I’d like to hook up a DEI D Field Proximity Sensor to an Arduino. This is the “manual”: Manual or automatic transmission selection. Note: In the case of D, power and ground must be hardwired to the . DEI feature error. Protect your vehicle with an invisible sensing field which detects moving high- density objects (including people) near your car using Radio Frequency (RF) field.
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DEI D Field Proximity Sensor
I didn’t want to pass that voltage into the Arduino and fry it. Without a resistor, it measures 0V when inactive, about 6. Is there something I can read online to get a better understanding?
How would I sense that, and is it OK to connect that resistor directly to the Arduino’s 5V power even though this runs on car 12V? This is the “manual”: I know thread is old. Hmm, rather unclear that document and my neck now aches I think it might mean the outputs are open-collector capable of mA sink.
If 12V you’d need a level shifting circuit such as resistor divider.
With a 10K resistor connected between the output and the 16V rail sorry, no 5V available right nowit reads 15V at the output when inactive, but drops to zero when triggered. It’s a 12V circuit, it has two outputs which I’d like to sense.
When I first tried hooking this up to my Arduino I was worried about the sensor running on 12v. MarkT Brattain Member Posts: I took a few electronics courses back in college, but have forgotten most of it.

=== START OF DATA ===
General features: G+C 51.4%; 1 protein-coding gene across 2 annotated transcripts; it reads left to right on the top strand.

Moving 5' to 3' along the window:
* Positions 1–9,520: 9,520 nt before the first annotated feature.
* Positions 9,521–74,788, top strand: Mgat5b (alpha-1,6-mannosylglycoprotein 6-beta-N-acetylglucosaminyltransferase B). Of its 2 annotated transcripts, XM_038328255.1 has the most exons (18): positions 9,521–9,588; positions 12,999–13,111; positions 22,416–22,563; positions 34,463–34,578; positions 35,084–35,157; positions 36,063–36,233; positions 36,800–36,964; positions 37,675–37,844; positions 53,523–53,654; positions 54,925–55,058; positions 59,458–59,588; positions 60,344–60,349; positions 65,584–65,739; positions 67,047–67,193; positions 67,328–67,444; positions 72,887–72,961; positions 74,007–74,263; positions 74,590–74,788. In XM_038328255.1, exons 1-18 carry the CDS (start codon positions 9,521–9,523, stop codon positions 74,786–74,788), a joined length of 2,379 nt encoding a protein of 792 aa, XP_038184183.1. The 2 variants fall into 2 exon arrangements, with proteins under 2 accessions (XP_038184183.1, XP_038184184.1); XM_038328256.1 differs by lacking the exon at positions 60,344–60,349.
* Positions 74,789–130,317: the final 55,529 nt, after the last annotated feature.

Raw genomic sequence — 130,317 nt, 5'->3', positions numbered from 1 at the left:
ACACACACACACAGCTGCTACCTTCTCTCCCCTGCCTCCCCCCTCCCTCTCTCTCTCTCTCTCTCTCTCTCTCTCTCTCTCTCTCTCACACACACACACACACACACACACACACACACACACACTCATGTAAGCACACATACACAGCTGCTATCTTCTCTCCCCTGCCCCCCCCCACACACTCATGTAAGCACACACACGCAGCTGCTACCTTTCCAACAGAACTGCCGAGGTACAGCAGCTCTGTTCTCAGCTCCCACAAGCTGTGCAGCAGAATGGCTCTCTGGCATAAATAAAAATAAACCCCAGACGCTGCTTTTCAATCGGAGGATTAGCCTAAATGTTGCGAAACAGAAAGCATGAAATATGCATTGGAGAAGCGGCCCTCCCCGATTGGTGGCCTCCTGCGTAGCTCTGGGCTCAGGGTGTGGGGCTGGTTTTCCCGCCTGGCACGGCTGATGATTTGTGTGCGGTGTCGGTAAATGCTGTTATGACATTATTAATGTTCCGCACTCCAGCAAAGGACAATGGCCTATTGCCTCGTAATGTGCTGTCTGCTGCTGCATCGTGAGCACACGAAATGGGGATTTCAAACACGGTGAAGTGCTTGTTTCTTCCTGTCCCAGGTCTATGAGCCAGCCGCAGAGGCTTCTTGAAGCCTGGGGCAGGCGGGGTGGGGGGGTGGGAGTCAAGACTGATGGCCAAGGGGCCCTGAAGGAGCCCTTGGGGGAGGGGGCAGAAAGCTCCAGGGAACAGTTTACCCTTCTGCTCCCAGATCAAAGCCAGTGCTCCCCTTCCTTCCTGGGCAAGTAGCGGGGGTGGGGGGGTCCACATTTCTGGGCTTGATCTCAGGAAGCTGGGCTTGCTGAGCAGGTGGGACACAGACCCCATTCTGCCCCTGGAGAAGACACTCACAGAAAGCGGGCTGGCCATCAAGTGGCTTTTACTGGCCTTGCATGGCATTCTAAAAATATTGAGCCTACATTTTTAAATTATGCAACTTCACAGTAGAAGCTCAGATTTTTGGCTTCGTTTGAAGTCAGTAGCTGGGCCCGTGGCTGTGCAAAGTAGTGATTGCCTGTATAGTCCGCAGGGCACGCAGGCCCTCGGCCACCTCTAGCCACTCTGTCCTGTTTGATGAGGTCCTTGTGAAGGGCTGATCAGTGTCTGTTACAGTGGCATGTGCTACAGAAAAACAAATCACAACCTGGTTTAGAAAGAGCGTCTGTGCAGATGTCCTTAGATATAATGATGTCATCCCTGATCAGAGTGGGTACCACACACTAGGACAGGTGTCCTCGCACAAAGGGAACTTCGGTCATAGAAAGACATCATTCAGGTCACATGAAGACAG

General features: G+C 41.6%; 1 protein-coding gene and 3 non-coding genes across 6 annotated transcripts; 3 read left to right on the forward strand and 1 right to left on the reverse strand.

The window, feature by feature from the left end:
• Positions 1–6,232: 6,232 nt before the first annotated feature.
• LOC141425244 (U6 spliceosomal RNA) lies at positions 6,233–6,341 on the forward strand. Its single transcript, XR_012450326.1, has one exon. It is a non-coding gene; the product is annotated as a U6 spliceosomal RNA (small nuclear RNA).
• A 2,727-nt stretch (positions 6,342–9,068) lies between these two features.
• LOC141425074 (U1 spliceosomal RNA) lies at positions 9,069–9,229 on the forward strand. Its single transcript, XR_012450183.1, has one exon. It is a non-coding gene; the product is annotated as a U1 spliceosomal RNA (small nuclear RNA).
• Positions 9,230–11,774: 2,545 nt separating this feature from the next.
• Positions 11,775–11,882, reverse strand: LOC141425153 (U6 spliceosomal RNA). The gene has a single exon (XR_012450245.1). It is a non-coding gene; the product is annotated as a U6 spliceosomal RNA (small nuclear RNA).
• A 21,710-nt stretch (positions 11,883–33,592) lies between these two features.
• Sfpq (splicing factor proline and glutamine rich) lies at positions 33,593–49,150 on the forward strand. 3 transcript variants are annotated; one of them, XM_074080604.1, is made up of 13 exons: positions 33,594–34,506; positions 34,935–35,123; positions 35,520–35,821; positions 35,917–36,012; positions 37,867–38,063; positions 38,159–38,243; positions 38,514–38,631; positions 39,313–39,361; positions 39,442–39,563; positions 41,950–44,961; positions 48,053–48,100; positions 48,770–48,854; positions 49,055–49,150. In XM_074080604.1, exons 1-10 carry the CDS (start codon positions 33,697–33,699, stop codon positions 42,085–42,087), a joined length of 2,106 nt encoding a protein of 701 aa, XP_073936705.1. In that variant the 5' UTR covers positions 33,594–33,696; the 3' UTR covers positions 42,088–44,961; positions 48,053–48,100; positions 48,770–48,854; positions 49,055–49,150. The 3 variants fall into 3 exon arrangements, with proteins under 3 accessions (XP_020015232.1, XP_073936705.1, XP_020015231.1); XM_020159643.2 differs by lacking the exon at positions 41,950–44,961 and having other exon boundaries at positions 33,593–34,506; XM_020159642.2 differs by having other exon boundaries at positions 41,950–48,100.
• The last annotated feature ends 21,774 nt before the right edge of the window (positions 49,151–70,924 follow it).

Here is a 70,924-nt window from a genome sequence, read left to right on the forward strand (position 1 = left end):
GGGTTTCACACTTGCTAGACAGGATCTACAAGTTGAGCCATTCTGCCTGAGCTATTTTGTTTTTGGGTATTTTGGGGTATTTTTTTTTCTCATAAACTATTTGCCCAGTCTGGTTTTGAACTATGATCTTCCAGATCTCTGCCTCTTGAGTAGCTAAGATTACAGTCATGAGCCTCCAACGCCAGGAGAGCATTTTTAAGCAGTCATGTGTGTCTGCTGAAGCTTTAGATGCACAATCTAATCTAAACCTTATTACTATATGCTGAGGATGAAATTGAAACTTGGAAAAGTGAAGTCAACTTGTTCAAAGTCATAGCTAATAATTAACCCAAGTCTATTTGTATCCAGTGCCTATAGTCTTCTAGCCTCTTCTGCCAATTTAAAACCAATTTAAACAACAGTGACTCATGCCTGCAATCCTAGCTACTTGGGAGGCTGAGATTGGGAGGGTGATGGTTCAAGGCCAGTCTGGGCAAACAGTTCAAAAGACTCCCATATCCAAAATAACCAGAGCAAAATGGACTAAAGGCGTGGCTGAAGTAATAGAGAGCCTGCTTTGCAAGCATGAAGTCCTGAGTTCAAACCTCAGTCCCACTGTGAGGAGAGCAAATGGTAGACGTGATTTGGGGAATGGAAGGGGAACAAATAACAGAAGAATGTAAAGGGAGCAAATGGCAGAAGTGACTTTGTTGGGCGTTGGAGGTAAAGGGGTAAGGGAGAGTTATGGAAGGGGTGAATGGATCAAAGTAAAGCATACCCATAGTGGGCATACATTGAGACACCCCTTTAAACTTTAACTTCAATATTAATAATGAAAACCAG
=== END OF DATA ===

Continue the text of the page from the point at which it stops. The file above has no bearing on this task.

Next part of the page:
However I’d suggest it would be best to measure.
If both generate an output then take note of the voltages involved. Eventually I realized that the signal pins are left floating when the alarm is not triggered.
That means it’s grounding, right? Manjal the alarm is triggered the signal pin is connected to ground. Measure the output voltages with nothing connected, and then again with 10k resistor from output to 5V.
DEI Viper d Manual and Advice?
This means you can connect the signal pin to a Arduino digital input pin, but you need to connect it to a pull up resistor so you get a constant value. If only the latter works and gives Check the PDF Manual: Now I’m starting to manial what the term “pull-up resistor” actually means! Thanks for your help! Great, thanks so much for your help!
Open-collector or open-drain, same thing outputs are nice and flexible like this you can wire several of them together to one pull-up resistor to make a hard-wired AND gate too.
The blue wire dek “alarm” – someone’s entered the smaller alarm perimeter. But I found good input to the initial problem under: I’m also trying to use this sensor, but confused about what the blue and green wires do.